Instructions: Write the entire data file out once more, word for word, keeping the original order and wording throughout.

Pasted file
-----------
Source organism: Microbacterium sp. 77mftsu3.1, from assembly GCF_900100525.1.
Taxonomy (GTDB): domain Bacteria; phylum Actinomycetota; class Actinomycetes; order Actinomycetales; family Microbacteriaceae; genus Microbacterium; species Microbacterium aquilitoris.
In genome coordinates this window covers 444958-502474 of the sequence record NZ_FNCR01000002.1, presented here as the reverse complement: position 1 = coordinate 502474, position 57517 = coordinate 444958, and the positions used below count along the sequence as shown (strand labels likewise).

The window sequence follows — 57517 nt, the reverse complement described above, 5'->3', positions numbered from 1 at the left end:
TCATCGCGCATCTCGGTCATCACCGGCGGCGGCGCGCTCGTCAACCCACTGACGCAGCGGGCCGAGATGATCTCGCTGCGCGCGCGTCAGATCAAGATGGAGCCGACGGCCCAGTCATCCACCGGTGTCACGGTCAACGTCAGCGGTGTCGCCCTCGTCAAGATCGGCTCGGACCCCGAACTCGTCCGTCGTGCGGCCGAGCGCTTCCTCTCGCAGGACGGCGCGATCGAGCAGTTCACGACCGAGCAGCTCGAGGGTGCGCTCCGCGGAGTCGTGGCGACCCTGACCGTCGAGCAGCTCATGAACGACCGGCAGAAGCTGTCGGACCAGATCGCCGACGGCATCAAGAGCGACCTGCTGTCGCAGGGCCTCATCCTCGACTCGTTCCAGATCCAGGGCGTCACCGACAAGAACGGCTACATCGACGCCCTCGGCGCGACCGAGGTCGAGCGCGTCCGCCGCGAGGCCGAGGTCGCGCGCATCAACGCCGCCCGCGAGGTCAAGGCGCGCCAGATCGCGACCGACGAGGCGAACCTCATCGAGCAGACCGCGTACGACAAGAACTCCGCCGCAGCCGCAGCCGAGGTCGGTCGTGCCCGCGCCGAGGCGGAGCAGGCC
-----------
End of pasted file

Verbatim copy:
Source organism: Microbacterium sp. 77mftsu3.1, from assembly GCF_900100525.1.
Taxonomy (GTDB): domain Bacteria; phylum Actinomycetota; class Actinomycetes; order Actinomycetales; family Microbacteriaceae; genus Microbacterium; species Microbacterium aquilitoris.
In genome coordinates this window covers 444958-502474 of the sequence record NZ_FNCR01000002.1, presented here as the reverse complement: position 1 = coordinate 502474, position 57517 = coordinate 444958, and the positions used below count along the sequence as shown (strand labels likewise).

The window sequence follows — 57517 nt, the reverse complement described above, 5'->3', positions numbered from 1 at the left end:
TCATCGCGCATCTCGGTCATCACCGGCGGCGGCGCGCTCGTCAACCCACTGACGCAGCGGGCCGAGATGATCTCGCTGCGCGCGCGTCAGATCAAGATGGAGCCGACGGCCCAGTCATCCACCGGTGTCACGGTCAACGTCAGCGGTGTCGCCCTCGTCAAGATCGGCTCGGACCCCGAACTCGTCCGTCGTGCGGCCGAGCGCTTCCTCTCGCAGGACGGCGCGATCGAGCAGTTCACGACCGAGCAGCTCGAGGGTGCGCTCCGCGGAGTCGTGGCGACCCTGACCGTCGAGCAGCTCATGAACGACCGGCAGAAGCTGTCGGACCAGATCGCCGACGGCATCAAGAGCGACCTGCTGTCGCAGGGCCTCATCCTCGACTCGTTCCAGATCCAGGGCGTCACCGACAAGAACGGCTACATCGACGCCCTCGGCGCGACCGAGGTCGAGCGCGTCCGCCGCGAGGCCGAGGTCGCGCGCATCAACGCCGCCCGCGAGGTCAAGGCGCGCCAGATCGCGACCGACGAGGCGAACCTCATCGAGCAGACCGCGTACGACAAGAACTCCGCCGCAGCCGCAGCCGAGGTCGGTCGTGCCCGCGCCGAGGCGGAGCAGGCC